Two winners chosen for the first annual Gold Public Health Innovation Award
Congratulations to the winners and finalists of the first annual Gold Award competition! Ivy Benjenk (PhD candidate, Health Services Administration) won $3000 for her Patient Personal Assistant with Amazon Lex technology. Theresa Tassey (MPH candidate, Health Policy Analysis and Evaluation) won $2000 for her Naloxone Smart Kits project.
All finalists presented their projects to a panel of expert judges and an enthusiastic audience, including Dr. Robert Gold and Barbara Gold, who endowed the award. In addition to the connections that the prize will open for the winners, all the finalists will receive support from faculty advisor Neil Sehgal to develop and carry their ideas to fruition.
Dr. Robert S. Gold (founding dean) and his wife Barbara Gold have given $100,000 to establish the Robert S. and Barbara A. Gold Public Health Innovation Award Endowment. The Gold Award is intended to spark public health innovation, design thinking and solutions to big public health challenges.
A panel of technology and health innovators judged the project pitches at the competition event on March 28. Judges include health strategy consultant and health technology entrepreneur Andre Blackman; Dr. Alyssa Todaro Brooks, Scientific Program Specialist at the National Institutes of Health Clinical Center; and Ed Woods, President of TerpSys, an information and technology services company.
The award will be held annually and is open to all undergraduate and graduate students in the SPH--and collaborations with students in other disciplines across campus are encouraged.
The four Gold Award finalist projects:
First Place Prize: Patient Personal Assistant with Amazon Lex technology
Ivy Benjenk (PhD candidate, Health Services Administration)
The aim of project is to leverage Amazon Lex technology to prevent post-hospital syndrome, while improving the inpatient experience. An application for Alexa, called the “Patient Personal Assistant” or PPA, will contain a comprehensive set of skills designed to reduce hospital-related stressors, and will replace the patient’s call bell.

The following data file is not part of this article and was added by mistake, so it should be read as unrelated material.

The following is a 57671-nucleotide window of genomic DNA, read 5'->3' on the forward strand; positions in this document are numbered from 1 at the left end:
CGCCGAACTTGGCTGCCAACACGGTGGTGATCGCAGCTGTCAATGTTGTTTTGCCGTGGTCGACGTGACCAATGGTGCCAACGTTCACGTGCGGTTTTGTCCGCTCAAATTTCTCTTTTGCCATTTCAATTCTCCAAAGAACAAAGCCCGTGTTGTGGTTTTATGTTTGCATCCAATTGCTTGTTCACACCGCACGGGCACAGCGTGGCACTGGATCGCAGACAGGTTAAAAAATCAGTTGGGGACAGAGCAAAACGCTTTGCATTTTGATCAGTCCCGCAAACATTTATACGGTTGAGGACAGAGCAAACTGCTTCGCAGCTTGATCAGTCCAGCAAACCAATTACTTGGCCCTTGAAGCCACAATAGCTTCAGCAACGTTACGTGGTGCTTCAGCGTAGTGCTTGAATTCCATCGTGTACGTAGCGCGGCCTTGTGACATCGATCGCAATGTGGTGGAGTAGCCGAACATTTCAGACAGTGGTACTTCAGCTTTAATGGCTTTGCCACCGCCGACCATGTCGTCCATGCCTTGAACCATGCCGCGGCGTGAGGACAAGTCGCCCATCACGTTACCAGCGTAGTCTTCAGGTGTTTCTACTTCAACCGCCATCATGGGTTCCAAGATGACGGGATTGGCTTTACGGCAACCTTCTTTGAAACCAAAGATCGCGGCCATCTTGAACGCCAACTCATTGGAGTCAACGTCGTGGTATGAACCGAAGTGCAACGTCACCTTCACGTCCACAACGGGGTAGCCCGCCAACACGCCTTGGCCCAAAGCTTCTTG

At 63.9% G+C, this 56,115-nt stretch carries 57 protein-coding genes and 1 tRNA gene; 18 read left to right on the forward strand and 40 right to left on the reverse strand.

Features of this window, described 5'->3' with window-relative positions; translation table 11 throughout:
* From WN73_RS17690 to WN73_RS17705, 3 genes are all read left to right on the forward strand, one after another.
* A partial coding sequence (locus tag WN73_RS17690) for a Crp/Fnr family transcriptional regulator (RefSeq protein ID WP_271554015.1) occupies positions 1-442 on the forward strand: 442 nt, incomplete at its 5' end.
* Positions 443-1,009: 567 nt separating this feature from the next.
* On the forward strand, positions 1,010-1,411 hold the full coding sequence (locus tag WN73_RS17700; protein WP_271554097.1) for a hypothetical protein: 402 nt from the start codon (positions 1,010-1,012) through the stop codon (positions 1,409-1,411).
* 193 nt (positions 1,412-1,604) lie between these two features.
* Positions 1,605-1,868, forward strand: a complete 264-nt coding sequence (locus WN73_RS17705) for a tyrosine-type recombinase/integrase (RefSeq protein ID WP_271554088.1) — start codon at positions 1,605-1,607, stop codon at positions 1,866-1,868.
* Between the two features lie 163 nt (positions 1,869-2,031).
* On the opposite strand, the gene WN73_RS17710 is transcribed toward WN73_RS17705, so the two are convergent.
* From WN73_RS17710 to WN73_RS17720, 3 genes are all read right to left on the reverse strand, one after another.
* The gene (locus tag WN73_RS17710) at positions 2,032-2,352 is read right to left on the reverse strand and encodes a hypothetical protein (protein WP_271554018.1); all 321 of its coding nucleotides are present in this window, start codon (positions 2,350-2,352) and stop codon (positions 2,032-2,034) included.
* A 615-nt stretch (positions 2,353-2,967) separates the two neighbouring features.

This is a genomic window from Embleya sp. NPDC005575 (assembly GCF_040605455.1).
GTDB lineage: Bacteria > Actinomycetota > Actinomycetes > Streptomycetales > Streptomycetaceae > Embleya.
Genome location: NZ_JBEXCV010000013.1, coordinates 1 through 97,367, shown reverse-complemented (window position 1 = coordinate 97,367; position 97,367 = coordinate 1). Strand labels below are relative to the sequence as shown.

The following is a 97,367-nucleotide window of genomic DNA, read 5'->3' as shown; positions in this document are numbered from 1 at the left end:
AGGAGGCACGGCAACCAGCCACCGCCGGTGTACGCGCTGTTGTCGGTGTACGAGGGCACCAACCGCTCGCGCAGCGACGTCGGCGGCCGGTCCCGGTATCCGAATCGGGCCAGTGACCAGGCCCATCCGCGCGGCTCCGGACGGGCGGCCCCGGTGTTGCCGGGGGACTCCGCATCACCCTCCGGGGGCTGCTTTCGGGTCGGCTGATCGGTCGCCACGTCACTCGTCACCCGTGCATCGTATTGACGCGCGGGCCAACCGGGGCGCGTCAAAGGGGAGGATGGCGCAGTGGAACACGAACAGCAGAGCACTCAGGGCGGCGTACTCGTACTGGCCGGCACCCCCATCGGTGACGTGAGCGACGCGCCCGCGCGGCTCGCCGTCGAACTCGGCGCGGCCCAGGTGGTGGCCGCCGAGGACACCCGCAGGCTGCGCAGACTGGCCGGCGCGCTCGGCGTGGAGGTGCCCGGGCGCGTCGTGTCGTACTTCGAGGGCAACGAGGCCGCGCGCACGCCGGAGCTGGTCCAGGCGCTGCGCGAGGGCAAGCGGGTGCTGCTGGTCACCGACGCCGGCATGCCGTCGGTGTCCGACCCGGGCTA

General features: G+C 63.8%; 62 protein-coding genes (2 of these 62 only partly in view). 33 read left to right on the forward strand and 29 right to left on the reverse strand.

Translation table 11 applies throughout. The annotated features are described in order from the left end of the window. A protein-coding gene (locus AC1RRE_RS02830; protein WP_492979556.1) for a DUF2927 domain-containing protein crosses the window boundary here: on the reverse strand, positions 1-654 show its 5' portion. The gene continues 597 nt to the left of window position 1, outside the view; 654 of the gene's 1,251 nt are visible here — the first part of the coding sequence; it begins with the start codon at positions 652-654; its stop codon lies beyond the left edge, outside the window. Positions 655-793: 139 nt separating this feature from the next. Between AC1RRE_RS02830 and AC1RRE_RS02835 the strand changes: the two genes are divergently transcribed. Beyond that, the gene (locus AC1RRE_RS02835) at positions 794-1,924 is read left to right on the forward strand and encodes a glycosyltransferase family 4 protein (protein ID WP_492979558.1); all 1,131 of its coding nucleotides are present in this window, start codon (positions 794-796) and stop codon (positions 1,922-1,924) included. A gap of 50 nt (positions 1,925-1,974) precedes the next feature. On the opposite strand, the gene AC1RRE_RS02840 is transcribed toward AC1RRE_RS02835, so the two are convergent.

Second Place Prize: Naloxone Smart Kits
Theresa Tassey (MPH candidate, Health Policy Analysis and Evaluation)
A pilot program will decrease the rate of opioid overdose deaths in Baltimore City by increasing the accessibility of Naloxone through installation of innovative Naloxone Smart Kits in public locations throughout the city, empowering the public to join health officials in fighting the opioid epidemic.
Other finalist teams:
Mercury app suite for Google Home
Brenton Andreasik (MHA candidate, Health Services Administration)
Sanjeev Ganesh (MHA candidate, Health Services Administration)
Nygel Williams (MHA candidate, Health Services Administration)
An app suite for Google Home, named Mercury after the messenger of the Roman Gods, will improve care coordination, increase patient engagement, and create a sense of involvement among America’s growing senior population. The apps will allow care givers, clinical providers, and the AI itself to set reminders for appointments and medication adherence, coordinate travel through ride-sharing booking or reminders of designated pickup times, and provide known voices in the homes of patients.
AgeGR8 skills suite for Amazon Alexa
Abigail Bickford (PhD candidate, Behavioral and Community Health)
Junaed Siddiqui (PhD candidate, Behavioral and Community Health)
A mini-suite of skills for Amazon Alexa will be tailored for those over 65 who are affected by physical, mental, and emotional limitations associated with aging. The skill suite, called AgeGR8, will include medication reminders, exercise/physical therapy, mental exercises, coordination of healthcare events, pre-programmed emergency contacts, utilization of the existing ‘drop-in’ feature (to promote socialization), integration with wearables for monitoring cardiac activity, and voice memos to aid memory for those with dementia or other cognitive impairments.